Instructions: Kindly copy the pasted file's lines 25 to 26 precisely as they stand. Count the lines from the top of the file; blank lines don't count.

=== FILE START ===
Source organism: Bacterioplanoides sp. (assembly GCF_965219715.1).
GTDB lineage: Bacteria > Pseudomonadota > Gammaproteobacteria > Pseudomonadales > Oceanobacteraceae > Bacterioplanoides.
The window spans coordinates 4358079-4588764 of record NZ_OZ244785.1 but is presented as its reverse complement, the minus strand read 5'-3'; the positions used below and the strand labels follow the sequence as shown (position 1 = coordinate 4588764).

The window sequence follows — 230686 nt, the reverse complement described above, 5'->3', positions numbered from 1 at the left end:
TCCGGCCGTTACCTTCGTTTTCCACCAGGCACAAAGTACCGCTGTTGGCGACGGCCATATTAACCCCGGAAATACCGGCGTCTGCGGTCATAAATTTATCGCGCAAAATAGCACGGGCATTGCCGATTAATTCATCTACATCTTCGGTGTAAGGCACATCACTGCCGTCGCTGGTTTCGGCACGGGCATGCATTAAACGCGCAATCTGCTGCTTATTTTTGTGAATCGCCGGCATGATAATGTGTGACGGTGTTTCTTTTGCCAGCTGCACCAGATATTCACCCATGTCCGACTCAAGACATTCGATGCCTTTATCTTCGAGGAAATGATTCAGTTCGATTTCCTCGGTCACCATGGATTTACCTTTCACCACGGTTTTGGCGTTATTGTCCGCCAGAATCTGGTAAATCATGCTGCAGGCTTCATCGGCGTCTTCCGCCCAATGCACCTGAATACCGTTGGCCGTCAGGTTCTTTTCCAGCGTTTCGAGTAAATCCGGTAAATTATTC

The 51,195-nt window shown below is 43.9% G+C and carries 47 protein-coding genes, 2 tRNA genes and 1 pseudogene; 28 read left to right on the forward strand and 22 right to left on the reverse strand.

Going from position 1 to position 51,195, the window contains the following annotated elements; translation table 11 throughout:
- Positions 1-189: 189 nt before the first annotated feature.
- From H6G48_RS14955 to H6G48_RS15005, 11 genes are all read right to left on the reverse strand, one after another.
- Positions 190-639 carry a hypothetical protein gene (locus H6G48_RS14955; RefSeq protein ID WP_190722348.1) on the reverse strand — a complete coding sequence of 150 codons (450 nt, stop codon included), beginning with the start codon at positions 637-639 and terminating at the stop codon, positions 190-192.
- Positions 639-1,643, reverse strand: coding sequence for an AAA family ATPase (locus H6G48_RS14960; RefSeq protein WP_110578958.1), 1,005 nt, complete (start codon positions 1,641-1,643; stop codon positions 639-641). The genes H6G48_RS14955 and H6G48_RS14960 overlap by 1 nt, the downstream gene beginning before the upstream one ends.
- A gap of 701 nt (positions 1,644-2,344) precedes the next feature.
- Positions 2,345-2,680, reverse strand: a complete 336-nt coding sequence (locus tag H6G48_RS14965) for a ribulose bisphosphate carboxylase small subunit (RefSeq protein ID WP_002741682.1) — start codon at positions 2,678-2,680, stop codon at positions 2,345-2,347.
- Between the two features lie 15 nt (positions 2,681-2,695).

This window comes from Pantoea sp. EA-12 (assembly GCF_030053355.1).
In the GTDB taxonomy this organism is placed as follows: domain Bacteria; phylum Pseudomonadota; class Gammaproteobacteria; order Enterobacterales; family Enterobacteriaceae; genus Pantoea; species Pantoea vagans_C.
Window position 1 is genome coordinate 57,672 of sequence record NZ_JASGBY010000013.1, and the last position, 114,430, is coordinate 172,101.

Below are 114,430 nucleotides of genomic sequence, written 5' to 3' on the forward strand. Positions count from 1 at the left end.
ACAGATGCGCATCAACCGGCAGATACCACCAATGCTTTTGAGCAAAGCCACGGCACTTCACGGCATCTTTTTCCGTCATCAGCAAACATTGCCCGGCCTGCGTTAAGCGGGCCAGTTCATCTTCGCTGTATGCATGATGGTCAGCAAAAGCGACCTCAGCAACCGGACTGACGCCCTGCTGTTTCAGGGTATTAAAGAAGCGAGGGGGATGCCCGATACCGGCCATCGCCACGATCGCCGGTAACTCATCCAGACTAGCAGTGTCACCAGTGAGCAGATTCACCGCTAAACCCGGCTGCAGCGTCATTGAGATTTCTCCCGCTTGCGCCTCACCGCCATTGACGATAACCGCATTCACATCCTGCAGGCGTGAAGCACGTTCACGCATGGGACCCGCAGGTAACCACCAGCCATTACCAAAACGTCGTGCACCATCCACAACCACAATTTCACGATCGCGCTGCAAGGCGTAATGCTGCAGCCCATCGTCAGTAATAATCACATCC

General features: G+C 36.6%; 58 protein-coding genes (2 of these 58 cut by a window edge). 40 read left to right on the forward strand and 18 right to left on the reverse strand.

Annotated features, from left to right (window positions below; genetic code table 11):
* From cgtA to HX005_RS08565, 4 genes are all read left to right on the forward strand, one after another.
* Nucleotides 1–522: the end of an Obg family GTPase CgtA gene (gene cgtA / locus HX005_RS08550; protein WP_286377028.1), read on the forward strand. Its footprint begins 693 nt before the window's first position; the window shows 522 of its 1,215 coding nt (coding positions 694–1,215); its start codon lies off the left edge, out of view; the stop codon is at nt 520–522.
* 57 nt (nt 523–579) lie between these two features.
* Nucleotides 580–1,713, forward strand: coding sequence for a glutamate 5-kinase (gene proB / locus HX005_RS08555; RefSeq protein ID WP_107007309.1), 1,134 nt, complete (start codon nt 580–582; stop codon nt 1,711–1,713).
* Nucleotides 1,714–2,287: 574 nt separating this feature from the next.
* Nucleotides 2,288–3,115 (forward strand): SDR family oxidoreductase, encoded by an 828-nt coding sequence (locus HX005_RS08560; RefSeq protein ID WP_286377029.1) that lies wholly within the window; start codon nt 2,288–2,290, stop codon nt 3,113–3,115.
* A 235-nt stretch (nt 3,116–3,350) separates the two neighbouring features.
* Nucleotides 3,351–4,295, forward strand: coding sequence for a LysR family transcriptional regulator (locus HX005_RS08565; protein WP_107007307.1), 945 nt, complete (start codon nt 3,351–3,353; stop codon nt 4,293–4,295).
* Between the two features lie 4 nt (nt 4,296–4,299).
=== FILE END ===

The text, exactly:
* Nucleotides 580–1,713, forward strand: coding sequence for a glutamate 5-kinase (gene proB / locus HX005_RS08555; RefSeq protein ID WP_107007309.1), 1,134 nt, complete (start codon nt 580–582; stop codon nt 1,711–1,713).
* Nucleotides 1,714–2,287: 574 nt separating this feature from the next.